It was third time lucky for Nana Akufo-Addo when he won December’s presidential election in Ghana. Yet another peaceful change of power cemented the country’s reputation for democratic politics. Akufo-Addo takes the helm of what is perhaps the most broadly based economy in the region and one that has grown rapidly over the past decade.
Yet it has also struggled with high levels of debt and inflation in recent years, so he has plenty of challenges ahead. Ghana has a great deal going for it but the previous government got ahead of itself in terms of borrowing.
The gold mining and cocoa sectors were already the mainstay of export revenues when large reserves of commercial oil were discovered on the Jubilee Field in 2007, adding another strand to an already strongly growing economy. But production has not ramped up as quickly as previously hoped, while oil prices over the past two years have been disappointingly low, and government expenditure has failed to reflect this.
In 2015 Accra turned to the IMF for $918m in loans, which were dependent on structural reforms. This is something the new government intends to review.
The big challenge
While there may be subtle changes in economic policy under the new president, the broad thrust of the government’s strategy is unlikely to change. Ghana is likely to remain one of the more successful African economies in terms of growth levels, attractiveness to foreign investors and diversity, but the government’s big challenge will be tackling debt and cutting the deficit.
Public debt has now reached 70% of GDP, a huge figure given that Ghana benefited from debt forgiveness just a decade ago. The public deficit as a proportion of GDP has fallen from 10% but still stood at about 7% for 2016, far too high for comfort.
Akufo-Addo has criticised his predecessor, John Mahama of the centre-left National Democratic Congress, for going on a spending spree. As the candidate of the centre-right New Patriotic Party, he might be expected to slash expenditure.
However, he won the election on the back of a raft of new investment pledges. The new government seems to want to tackle the deficit through stronger economic growth rather than lower spending, which sounds much like the strategy of the previous government.
The new president’s other policies include cutting corporate tax in order to boost growth and create employment, and tackling corruption. He is to launch investigations into any deals by the previous government that are perceived as suspicious but he has emphasised that there will be no witch hunt.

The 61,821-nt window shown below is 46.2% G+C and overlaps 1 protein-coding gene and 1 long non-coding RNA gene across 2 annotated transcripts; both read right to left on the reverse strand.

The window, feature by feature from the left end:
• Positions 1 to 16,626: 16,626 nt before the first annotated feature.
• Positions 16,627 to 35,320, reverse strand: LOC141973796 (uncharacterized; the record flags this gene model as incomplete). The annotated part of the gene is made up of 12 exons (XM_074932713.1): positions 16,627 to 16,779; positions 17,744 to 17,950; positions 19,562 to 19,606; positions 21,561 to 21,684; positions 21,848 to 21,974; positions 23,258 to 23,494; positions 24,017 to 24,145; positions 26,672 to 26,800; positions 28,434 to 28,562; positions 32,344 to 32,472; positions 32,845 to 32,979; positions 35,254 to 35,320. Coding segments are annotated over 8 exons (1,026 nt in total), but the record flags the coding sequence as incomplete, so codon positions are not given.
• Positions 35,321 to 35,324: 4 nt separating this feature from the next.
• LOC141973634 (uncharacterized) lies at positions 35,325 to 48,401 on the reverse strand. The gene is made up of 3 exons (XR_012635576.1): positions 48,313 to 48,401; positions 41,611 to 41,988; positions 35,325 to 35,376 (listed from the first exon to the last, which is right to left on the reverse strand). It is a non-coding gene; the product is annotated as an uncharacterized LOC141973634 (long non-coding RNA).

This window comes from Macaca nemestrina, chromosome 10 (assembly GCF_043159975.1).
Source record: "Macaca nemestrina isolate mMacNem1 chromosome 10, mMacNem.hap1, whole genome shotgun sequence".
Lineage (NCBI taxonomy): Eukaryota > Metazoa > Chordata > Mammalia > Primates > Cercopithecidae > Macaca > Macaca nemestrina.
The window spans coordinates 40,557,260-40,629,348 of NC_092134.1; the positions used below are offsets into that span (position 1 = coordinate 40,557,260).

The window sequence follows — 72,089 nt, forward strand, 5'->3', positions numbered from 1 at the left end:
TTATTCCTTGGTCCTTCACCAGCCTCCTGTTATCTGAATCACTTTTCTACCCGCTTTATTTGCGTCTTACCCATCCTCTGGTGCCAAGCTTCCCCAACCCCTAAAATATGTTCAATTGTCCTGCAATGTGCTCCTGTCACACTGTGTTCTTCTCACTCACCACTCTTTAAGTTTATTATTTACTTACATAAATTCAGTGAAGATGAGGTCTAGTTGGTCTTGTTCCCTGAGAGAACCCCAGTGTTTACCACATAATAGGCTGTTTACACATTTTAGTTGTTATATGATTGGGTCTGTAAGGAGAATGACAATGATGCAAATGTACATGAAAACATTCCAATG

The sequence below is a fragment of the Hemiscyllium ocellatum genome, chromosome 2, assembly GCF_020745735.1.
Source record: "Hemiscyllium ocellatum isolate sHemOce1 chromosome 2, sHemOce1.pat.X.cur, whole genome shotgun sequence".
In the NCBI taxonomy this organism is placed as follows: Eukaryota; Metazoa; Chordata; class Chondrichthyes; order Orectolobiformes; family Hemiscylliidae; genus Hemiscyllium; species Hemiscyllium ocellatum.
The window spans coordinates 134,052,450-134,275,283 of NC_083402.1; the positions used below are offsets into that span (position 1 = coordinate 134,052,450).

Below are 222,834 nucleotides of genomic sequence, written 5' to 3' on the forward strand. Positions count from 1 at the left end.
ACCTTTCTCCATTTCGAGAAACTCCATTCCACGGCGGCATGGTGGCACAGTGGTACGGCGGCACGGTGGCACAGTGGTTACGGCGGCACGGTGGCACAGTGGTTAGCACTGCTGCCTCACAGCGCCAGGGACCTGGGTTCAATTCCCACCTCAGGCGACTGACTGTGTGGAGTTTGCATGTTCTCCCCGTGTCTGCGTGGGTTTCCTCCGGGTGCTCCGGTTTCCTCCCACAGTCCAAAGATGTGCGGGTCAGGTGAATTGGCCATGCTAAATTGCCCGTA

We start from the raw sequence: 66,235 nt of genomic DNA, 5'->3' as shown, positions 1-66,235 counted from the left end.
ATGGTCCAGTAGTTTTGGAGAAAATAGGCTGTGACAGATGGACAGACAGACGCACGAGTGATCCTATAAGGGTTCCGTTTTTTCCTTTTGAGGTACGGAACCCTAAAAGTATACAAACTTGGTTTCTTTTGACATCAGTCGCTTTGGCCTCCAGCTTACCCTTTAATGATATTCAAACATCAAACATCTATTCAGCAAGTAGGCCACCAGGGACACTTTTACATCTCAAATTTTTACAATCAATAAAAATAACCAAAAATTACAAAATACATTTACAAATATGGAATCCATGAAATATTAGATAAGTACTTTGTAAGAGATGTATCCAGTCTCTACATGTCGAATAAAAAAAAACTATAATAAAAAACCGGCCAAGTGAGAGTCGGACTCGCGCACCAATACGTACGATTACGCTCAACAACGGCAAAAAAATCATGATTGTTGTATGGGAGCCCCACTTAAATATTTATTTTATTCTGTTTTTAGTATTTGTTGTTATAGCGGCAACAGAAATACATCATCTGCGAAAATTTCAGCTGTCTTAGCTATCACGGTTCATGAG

Akufo-Addo is also keen to finally see the development of the country’s bauxite reserves and the production of a wider range of crops. At present, the agricultural sector continues to rely heavily on cocoa exports.
To get the economy back on track, Akufo-Addo’s government needs to switch expenditure away from recurrent expenditure and towards capital investment, such as the power sector and transport infrastructure. Yet this seems unlikely to happen.
Malte Liewerscheidt, the senior Africa analyst at risk analysis company Verisk Maplecroft says: “Unfortunately, Akufo-Addo’s first decisions point towards continued wasteful spending. The president just increased the number of federal ministries by seven, suggesting rewarding loyal supporters takes precedence over reforming the economy.”
The annualised inflation rate stood at 15.4% at the end of 2016, a higher rate than in most other African states and far too high for comfort. Yet this is far from unusual, as annual Ghanaian inflation averaged 17.15% between 1998 and 2016.
There are some indications that inflation could fall this year. The domestic borrowing that fuelled price rises looks set to continue and the cedi may depreciate further, boosting the price of imports.
However, inflation was also driven by reductions in state subsidies on petrol, diesel, cooking fuel and electricity and these will gradually work their way out of the statistics over the next 18 months.
“One district, one factory”
Some of Akufo-Addo’s promises seem more left wing than right, including his pledge to put a factory in every district in the country, rather than leaving it up to the private sector to decide where best to locate manufacturing operations. However, although this policy is unlikely to see the light of day, it was born out of concern over the imbalance in economic development in the country, with northern districts missing out on the investment boom enjoyed by the coastal strip.
His promise to give more power to local government is more likely to be enacted. The former chief economist at the Bank of Ghana, Dr AO Abudu, argues that local authorities should be able to raise taxation. He believes that Accra, for instance, should be able to generate more of its own revenue itself, leaving the government to direct more of its resources at poorer, more rural parts of the country.
Liewerscheidt comments: “It remains to be seen whether lofty campaign promises such as ‘one district, one factory’, ‘one village, one dam’ and ‘one constituency, one million dollars per year’ will actually see the light of day. Excessive spending on prestige projects risks throwing the country back into a public debt crisis from which it has barely recovered.”
However the government achieves it, it needs to drastically cut the deficit in order to stop public debt from ballooning further out of control. This will be the biggest test of Akufo-Addo’s time in office.
Annual economic growth averaged 6.92% between 2000 and 2016, so talk of 7% annual growth over the next few years is reasonable but it may need to be accompanied by either lower spending or higher taxes if his presidency is to be viewed as a success.